Diary of a Gatekeeper

This diary entry was found  lying next to the body of Harold Bazemore who died of a self inflicted gunshot wound to the head. How he was able to obtain the handgun is still under investigation.

I stand guard at the entrance way to Tybee Island. I was told it was for their protection but it feels more like the checkpoint serves to keep them inside instead of keeping Rovers out. The girls that pass through my gate get younger every year. It this were fifteen years earlier it would have been considered a crime for a man to touch a girl so young. They pass by me in passenger seats of giant SUV’s driven by their stoic Guardians who seem not to notice the tears that are barely kept at bay within their eyes. These are the lucky ones, the girls that still have a light inside them. They’re alive enough to realize the S.A.F.E system isn’t a way of life.

Our government uses billboards, television advertisements and political speeches to deliver its propaganda. These slogans are meant to keep everyone focused on the goal, “Procreate and Populate.” The repopulation effort is for the benefit of everyone and research or whatever has shown that the S.A.F.E system is the best way to achieve our goal. We’re told it’s for their own good, for the good of the entire nation. In fact this fertility program is necessary for our very survival. Whether or not it’s actually helping remains to be seen.

I know it isn’t helping the girls and the pregnancy rates don’t seem to have improved much. These women – no girls – are taught that everyone must do their “duty,” but they are the only ones suffering this way. Regular citizens have common struggles like not enough fuel credits or fresh produce, but at least our personal lives belong to us. What must it be like to grow up in a world that only sees you for what your body can produce? May God forgive me for saying it but I believe my Olivia was lucky to have been taken by the Gender Flu. As terrible as the wasting sickness was on her it was far better than the slow painful death of the soul that the surviving females now experience.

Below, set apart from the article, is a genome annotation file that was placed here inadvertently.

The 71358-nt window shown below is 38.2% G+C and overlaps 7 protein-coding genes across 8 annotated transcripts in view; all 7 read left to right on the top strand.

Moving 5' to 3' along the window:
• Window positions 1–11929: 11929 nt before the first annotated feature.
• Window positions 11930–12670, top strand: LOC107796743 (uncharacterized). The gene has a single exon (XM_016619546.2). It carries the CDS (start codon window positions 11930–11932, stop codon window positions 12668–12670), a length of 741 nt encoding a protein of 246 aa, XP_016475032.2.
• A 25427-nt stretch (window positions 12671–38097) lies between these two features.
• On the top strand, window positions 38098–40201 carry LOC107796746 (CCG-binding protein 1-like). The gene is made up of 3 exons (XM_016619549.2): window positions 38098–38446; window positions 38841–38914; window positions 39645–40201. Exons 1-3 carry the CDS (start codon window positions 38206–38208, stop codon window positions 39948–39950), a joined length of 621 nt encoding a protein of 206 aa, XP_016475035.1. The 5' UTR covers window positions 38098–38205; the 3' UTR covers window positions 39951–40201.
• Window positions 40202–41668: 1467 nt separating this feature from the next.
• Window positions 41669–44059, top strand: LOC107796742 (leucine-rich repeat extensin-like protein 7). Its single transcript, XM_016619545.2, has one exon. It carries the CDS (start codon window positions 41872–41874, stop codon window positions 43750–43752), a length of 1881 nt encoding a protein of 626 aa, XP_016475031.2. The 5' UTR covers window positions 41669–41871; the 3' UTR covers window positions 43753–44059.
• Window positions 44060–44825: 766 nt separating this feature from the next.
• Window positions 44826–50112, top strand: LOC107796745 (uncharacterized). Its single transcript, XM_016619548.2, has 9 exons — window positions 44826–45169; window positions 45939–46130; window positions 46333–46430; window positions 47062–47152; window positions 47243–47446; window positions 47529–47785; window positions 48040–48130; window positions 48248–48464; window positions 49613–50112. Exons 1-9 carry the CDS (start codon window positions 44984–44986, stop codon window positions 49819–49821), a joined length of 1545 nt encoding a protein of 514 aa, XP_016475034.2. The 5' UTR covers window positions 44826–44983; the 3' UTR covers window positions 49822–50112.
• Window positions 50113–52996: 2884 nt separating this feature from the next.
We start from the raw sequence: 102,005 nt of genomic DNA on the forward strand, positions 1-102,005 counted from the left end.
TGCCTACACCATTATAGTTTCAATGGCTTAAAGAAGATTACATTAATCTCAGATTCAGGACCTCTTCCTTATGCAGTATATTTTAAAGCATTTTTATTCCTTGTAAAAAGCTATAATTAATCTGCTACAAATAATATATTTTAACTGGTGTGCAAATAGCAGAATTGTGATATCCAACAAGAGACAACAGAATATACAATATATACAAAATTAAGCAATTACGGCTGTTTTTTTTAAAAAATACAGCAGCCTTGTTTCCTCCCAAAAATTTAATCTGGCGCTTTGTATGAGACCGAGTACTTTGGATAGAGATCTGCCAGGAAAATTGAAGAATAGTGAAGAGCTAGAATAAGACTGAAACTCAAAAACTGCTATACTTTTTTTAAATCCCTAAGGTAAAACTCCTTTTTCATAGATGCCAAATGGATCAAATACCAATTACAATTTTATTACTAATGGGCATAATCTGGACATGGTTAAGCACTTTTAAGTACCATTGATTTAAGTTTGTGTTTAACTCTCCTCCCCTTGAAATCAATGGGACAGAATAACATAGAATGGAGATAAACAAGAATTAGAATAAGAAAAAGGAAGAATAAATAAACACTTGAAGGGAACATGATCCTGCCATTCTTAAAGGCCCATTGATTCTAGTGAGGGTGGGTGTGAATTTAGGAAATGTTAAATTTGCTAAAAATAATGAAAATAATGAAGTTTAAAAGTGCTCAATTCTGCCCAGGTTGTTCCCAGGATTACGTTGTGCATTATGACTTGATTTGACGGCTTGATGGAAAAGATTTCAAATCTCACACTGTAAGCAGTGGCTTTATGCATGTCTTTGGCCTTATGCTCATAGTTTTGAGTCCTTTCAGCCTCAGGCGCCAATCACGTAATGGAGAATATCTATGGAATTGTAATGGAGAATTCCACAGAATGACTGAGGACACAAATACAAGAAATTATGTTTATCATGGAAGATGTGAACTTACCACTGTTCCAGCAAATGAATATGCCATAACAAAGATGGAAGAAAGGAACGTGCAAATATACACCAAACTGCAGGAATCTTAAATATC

I shouldn’t be writing down such dangerous ideas but does anyone care what a tired old gatekeeper thinks? I sometimes feel that I have to write down my frustrations or I’ll explode.

Diary of a Gatekeeper

Olivia Bazemore, Age 14

A Warning (Part Two)

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“If you come through that door you won’t get one step further!,” Jeremy promised the intruder. He cocked the shotgun for emphasis so that the person could hear just what kind of firepower they were up against. The house was totally silent with the only noise coming from the howling wind and occasional thunder, so Jeremy’s threat was clearly audible and soon answered.

Two more successive slams against the door proved that the intruder was either crazy or thought himself bullet proof. The last blow splintered the wood in the center. I realized in that moment that if the shotgun missed or somehow misfired I might be standing in a dark room alone with a maniac. My sweaty palm gripped the 9mm and I braced myself for the next blow. When it didn’t come Jeremy backed up and whispered to me, “We’re going through the kitchen and out the garage door entrance. You go first and I’ll follow.”